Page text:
Book review: A debut novel transports readers into the madness of Bristol Bay fishing

“The North Line”

By Matt Riordan; Hyperion Avenue, 2024; 313 pages; $27.99.

In the first pages of this novel about a greenhorn’s Bristol Bay fishing season, the young man pushes a skiff off the beach and ends up in the water himself. He’s warned by his crewmates that he “broke the cardinal rule. You don’t ever go in the water.” Like the narrative principle known as “Chekhov’s gun,” this loaded gun returns at the end of the novel in a dramatic fashion, but not as a reader might have imagined.

Adam, a college student at a prestigious East Coast college has lost his lacrosse-based scholarship for a drug offense and, with a connection from a fellow student, arrives in Alaska with a plan to earn enough fishing money to pay his senior-year tuition and then get on with his life. As a greenhorn, he doesn’t get his pick of boat or skipper but accepts what’s offered — with all the low-on-the-totem-pole duties that go with the job. Once, when he’s ordered to do something both unethical and illegal, he’s told, “I don’t tell you to do something because I want to discuss it. This isn’t a democracy.”

First, on a wreck of a gillnet boat, Adam fishes Togiak herring with two characters very unlike the kind of people he’s known in his conventional life and elite school; then he fishes salmon with a cruel and unscrupulous skipper. The salmon season is complicated by a fishermen’s strike for higher prices. (The book is set in 1991, when an actual strike lasted for 10 days.)

Author Matt Riordan, now a retired lawyer living in Australia, spent his early-adult years fishing in Alaska, and that experience suffuses his debut novel with true-to-life details of the place, time, and conditions of the particular fisheries. The storyline is absolutely compelling, but the plot is not the point here. Adam is a complicated young man who’s not sure who he is or wants to be; he’s already made some bad choices and continues to be tested. Readers will sympathize with him one minute and want to shake sense into him in the next.

At college, “he had never had anything particular in mind. Denby (the college) offered a narrow selection of possible lives, all of them comfortable but dull, a menu of more or less interchangeable ways to spend life in an office. . . Until now, he hadn’t run across anything he actually wanted.” Instead of being “the protagonist in his own private ‘Donkey Kong,’ dodging seamless globes of doom that hurled his way more or less at random,” or responding to stimuli like “an amoeba in a petri dish when faced with a dose of Clorox from an eyedropper ... He might really choose something else.” Wet, exhausted, hungry, belittled and abused, with a damaged thumb, Adam can’t keep from smiling.


The other characters are equally complicated — well beyond any stereotypes of “fishermen.” They eat Spam straight out of cans. They tell gruesome or humorous stories with a lot of what is referred to as “adult language.” They’re well-skilled in all the ways that keep boats afloat and gear fishing and have sharp intellects. Their impressive knowledge of the world is often crudely expressed and layered with cynical or fantastical opinion. The talk among them is smart, colorful, and entertaining. Each is distinctly his own man. (Very few women appear, and those who do are viewed misogynistically by the men.)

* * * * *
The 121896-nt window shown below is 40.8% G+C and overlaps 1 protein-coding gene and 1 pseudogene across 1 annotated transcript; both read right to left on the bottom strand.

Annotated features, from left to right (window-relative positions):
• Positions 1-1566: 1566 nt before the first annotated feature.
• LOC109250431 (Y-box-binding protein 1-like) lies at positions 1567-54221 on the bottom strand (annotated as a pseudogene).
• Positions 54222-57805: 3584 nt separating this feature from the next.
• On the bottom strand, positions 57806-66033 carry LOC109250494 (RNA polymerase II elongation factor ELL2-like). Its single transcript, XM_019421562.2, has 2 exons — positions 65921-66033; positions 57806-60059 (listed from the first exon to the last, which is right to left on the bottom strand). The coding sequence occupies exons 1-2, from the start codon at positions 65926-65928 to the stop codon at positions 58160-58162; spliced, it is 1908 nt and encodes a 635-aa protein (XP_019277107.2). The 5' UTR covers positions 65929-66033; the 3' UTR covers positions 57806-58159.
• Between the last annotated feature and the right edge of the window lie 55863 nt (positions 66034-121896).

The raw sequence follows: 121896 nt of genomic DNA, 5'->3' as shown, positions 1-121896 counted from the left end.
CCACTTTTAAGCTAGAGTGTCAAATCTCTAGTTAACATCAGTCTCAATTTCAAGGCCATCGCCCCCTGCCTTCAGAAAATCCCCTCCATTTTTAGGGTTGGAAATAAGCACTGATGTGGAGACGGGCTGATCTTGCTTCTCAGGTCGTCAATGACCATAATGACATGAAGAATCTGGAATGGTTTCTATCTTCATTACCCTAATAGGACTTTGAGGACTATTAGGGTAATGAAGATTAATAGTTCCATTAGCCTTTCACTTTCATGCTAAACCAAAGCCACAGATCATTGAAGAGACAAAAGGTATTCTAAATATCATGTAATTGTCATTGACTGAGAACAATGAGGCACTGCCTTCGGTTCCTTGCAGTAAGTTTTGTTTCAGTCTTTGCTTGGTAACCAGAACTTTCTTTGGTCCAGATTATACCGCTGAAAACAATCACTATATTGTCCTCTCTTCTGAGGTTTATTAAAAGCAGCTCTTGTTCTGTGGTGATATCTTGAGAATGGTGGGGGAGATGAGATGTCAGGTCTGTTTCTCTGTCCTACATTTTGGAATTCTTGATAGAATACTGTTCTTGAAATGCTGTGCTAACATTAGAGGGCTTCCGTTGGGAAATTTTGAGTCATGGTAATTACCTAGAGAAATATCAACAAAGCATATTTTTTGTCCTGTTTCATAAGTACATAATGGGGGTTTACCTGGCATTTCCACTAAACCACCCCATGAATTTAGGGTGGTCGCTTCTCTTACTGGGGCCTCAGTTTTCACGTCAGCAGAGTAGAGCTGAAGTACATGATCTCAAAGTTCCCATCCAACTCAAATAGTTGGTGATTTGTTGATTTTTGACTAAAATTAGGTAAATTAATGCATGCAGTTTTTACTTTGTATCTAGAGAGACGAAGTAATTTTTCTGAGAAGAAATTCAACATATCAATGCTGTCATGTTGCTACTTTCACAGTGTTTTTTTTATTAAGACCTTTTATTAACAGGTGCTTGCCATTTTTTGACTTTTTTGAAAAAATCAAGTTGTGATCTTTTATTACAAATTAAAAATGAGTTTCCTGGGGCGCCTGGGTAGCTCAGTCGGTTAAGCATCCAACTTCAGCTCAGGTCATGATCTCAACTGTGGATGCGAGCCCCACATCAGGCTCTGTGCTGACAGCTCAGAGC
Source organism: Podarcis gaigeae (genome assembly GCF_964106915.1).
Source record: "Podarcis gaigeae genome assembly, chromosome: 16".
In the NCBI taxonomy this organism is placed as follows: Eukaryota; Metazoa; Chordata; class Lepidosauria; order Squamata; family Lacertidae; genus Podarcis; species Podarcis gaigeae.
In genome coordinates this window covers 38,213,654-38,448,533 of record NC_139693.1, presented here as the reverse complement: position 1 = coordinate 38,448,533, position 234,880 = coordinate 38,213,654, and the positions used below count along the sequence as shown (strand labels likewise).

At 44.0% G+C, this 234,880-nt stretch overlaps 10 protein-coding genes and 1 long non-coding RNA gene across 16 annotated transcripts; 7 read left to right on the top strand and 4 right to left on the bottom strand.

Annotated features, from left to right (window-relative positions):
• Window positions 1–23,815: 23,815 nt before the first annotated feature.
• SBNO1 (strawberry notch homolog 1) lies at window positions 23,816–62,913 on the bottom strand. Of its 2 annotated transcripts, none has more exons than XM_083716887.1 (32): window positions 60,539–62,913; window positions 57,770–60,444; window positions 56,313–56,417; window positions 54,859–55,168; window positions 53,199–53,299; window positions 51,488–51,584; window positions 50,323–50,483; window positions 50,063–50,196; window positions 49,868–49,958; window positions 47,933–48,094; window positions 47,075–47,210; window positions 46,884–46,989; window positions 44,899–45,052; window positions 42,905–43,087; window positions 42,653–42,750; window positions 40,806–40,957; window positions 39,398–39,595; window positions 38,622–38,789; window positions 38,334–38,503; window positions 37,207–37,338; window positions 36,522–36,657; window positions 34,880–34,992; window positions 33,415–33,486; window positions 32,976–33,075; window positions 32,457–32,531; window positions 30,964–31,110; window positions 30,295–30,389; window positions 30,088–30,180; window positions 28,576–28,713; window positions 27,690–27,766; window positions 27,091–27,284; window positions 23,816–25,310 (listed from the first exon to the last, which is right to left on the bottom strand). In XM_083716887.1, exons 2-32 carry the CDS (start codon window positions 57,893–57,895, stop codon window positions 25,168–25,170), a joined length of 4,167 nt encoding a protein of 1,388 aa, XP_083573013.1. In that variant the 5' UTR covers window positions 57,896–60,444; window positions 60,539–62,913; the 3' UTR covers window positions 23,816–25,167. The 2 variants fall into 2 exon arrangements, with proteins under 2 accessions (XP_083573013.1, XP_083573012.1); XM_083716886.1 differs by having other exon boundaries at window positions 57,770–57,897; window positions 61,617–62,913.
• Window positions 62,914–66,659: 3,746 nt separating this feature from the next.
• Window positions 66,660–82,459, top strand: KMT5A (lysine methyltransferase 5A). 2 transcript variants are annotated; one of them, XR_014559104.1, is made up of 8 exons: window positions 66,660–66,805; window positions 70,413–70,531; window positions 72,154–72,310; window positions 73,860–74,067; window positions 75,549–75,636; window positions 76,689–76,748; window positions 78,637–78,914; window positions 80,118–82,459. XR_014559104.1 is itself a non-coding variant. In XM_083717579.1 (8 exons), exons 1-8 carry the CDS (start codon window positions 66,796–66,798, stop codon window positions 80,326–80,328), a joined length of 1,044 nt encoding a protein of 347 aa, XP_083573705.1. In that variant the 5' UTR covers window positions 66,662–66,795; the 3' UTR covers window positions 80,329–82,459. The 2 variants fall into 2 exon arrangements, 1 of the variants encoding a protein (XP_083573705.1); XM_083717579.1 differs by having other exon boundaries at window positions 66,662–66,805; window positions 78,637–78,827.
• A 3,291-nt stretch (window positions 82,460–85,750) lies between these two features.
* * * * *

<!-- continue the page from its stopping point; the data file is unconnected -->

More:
One of Adam’s crewmates explains evolution to him: “Your ancestors, they were exceptionally good at this kind of thing. If they weren’t they wouldn’t have survived ... Just like the sea lions and the bears and everything else around here. A hundred years or so in offices and bellying up to the salad bar at the (expletive) Applebee’s isn’t going to wipe clean eons of evolution. This, my friend, is one of the last jobs anywhere in the world where we get to do what we were bred to do.”

Bristol Bay fishing is a culture unto itself, with its own language and customs. Riordan makes it understandable to any reader as Adam’s crewmates teach him how to operate the boat and gear, and to survive. “Two mugs (of coffee) into the day and Adam’s molars felt like they had been fitted with stockings of Vaseline.” When he mentions the taste, he’s told that years back someone had accidentally pumped diesel into the freshwater tank. “You get used to it.” When things go wrong, they go spectacularly wrong. By season’s end, Adam experiences a boat fire, clogged pumps and flooding, broken hydraulics, violence, and injuries.

Riordan is a superb storyteller, and “The North Line” is an all-engrossing, never-dull depiction of Alaska’s “wild west” and those drawn to it. Sentence by sentence, Riordan’s dazzling language will transport readers into a world both challenging and packed with beauty and possibility. On Adam’s first day, he observes his surroundings: “Just a few yards in from the beach, mountains rose from the tundra, steep stretches of black rock that poked through patchy snow and then launched into sheer cliffs that towered over the bay. Adam followed their rise until they disappeared into a white fog. Whatever it was that shoved the universe around, here it was less hidden, closer to the surface.” By the end, that landscape has become his own.

Nancy Lord

Nancy Lord is a Homer-based writer and former Alaska writer laureate. Her books include "Fishcamp," "Beluga Days," and "Early Warming." Her latest book is "pH: A Novel."